The Feast of the Annunciation is one of the earliest Christian feasts, and was already being celebrated in the fourth century. There is a painting of the Annunciation in the catacomb of Priscilla in Rome dating from the second century. The Council of Toledo in 656 mentions the Feast, and the Council in Trullo in 692 says that the Annunciation was celebrated during Great Lent.
The Greek and Slavonic names for the Feast may be translated as "good tidings." This, of course, refers to the Incarnation of the Son of God and the salvation He brings. The background of the Annunciation is found in the Gospel of St Luke (1:26-38). The troparion describes this as the "beginning of our salvation, and the revelation of the eternal mystery," for on this day the Son of God became the Son of Man.
There are two main components to the Annunciation: the message itself, and the response of the Virgin. The message fulfills God's promise to send a Redeemer (Genesis 3:15): "I will put enmity between you and the woman, between your seed and her seed; he shall crush your head, and you shall lie in wait for his heel." The Fathers of the Church understand "her seed" to refer to Christ. The prophets hinted at His coming, which they saw dimly, but the Archangel Gabriel now proclaims that the promise is about to be fulfilled.
On February 26th (February 13th according to Julian calendar) we commemorate: The Venerable Simeon (Myrrh-Gusher), from whose relics flowed myrrh – Chrism
Stefan Nemanja, the great ruler (Great Zupan) of the Serbian people, the consolidator of Serbian lands, creator of the independent Serbian state, defender of Orthodoxy and exterminator of heresy. At first, he was baptized in the Latin Church but later left this Church and embraced the Orthodox Church.
Rastko Nemanjić the third son of Zupan Stefan Nemanjić and his wife Ana. Rastko was tonsured a monk in 1192 and was given the name of Sava at the monastery of St. Panteleimon on Mount Athos. Soon after he went to the monastery of Vatopedi.
In 1196 Zupan Stefan Nemanja left his kingdom of Raska and became a monk and took the name Simeon where he was tonsured at the monastery of Studenica which he had endowed some years earlier.
Basil was born during the reign of Emperor Constantine. While still unbaptized, Basil spent fifteen years in Athens where he studied philosophy, rhetoric, astronomy and all other secular sciences of that time. His colleagues at that time were Gregory the Theologian and Julian, later the apostate emperor. In his mature years he was baptized in the Jordan River along with Ebulios his former teacher. He was Bishop of Caesarea in Cappadocia for almost ten years and completed his earthly life fifty years after his birth.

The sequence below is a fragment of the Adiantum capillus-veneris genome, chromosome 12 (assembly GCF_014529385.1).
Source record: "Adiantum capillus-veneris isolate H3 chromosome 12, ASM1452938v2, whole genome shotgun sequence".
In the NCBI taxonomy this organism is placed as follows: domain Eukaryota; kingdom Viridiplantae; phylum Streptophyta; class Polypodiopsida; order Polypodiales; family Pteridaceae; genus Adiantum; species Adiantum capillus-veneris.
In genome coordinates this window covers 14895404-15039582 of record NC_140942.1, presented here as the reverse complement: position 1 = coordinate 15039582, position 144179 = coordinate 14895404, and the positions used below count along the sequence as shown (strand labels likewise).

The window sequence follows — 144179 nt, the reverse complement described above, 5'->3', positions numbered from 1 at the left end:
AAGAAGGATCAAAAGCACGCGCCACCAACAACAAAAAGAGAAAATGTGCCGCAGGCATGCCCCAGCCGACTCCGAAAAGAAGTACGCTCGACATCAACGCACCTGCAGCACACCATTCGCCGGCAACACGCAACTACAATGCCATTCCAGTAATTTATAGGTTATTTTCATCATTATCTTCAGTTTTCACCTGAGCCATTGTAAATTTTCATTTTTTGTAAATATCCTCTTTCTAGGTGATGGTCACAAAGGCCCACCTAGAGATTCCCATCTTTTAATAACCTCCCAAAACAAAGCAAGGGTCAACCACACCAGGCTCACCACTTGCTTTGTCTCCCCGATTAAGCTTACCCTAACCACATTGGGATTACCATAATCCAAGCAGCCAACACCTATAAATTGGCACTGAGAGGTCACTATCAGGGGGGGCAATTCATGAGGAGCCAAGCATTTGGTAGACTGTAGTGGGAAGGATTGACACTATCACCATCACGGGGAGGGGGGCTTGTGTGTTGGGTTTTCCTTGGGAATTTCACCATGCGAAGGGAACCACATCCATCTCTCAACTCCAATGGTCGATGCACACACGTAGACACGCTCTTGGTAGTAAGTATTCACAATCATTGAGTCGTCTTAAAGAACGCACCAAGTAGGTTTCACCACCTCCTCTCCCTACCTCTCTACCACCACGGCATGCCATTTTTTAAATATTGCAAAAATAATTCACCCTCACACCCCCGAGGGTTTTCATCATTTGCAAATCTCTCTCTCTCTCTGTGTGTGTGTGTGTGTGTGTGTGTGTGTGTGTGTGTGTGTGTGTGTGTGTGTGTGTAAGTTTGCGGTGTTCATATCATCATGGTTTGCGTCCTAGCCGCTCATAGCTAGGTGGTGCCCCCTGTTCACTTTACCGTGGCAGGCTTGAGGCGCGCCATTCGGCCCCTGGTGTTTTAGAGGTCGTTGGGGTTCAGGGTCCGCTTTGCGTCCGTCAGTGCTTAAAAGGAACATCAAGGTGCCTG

He was a great defender of Orthodoxy, a great light of moral purity, a religious zealot, a great theological mind, and a great builder and pillar of the Church of God. Basil fully deserved the title "Great." In liturgical services he is referred to as the "bee of the Church of Christ, which brings honey to the faithful and with its stinger pricks the heretics." Numerous works of this Father of the Church are preserved; they include theological, apologetical, ascetical and canonical writings as well as the Holy and Divine Liturgy named after him. This Divine Liturgy is celebrated ten times during the year: on the first of January, his feast day; on the eve of the Nativity of our Lord; on the eve of theTheophany of our Lord; all Sundays of Great Lent, except Palm Sunday; on Great and Holy Thursday and on Great and Holy Saturday. St. Basilreposed peacefully on January 1, 379, and was translated into the Kingdom of Christ.
This glorious saint, celebrated even today throughout the entire world, was the only son of his eminent and wealthy parents, Theophanes and Nona, citizens of the city of Patara in Lycia. Since he was the only son bestowed on them by God, the parents returned the gift to God by dedicating their son to Him.
St. Nicholas learned of the spiritual life from his uncle Nicholas, Bishop of Patara, and was tonsured a monk in the Monastery of New Zion founded by his uncle. Following the death of his parents, Nicholas distributed all his inherited goods to the poor, not keeping anything for himself. As a priest in Patara, he was known for his charity, even though he carefully concealed his charitable works, fulfilling the words of the Lord: Let not thy left hand know what thy right hand doeth (Matthew 6:3).When he gave himself over to solitude and silence, thinking to live that way until his death, a voice from on high came to him: ``Nicholas, for your ascetic labor, work among the people, if thou desirest to be crowned by Me.'' Immediately after that, by God's wondrous providence, he was chosen archbishop of the city of Myra in Lycia. Merciful, wise and fearless, Nicholas was a true shepherd to his flock.
The unknown village of Mutalaska, in the province of Cappadocia, became famous through this great luminary of the Orthodox Church. Sava was born there of his parents John and Sophia. At the age of eight, he left the home of his parents and was tonsured a monk in a nearby monastic community called Flavian's. After ten years, he moved to the monasteries of Palestine and remained longest in the Monastery of St. Euthymius the Great (January 20) and Theoctistus. The clairvoyant Euthymius prophesied of Sava that he would become a famous monk and a teacher of monks and that he would establish a lavra greater than all the lavras of that time. After the death of Euthymius, Sava withdrew to the desert, where he lived for five years as a hermit in a cave shown to him by an angel of God. Afterward, when he had been perfected in the monastic life, he began by divine providence to gather around him many who were desirous of the spiritual life. Soon, such a large number gathered that Sava had to build a church and many cells.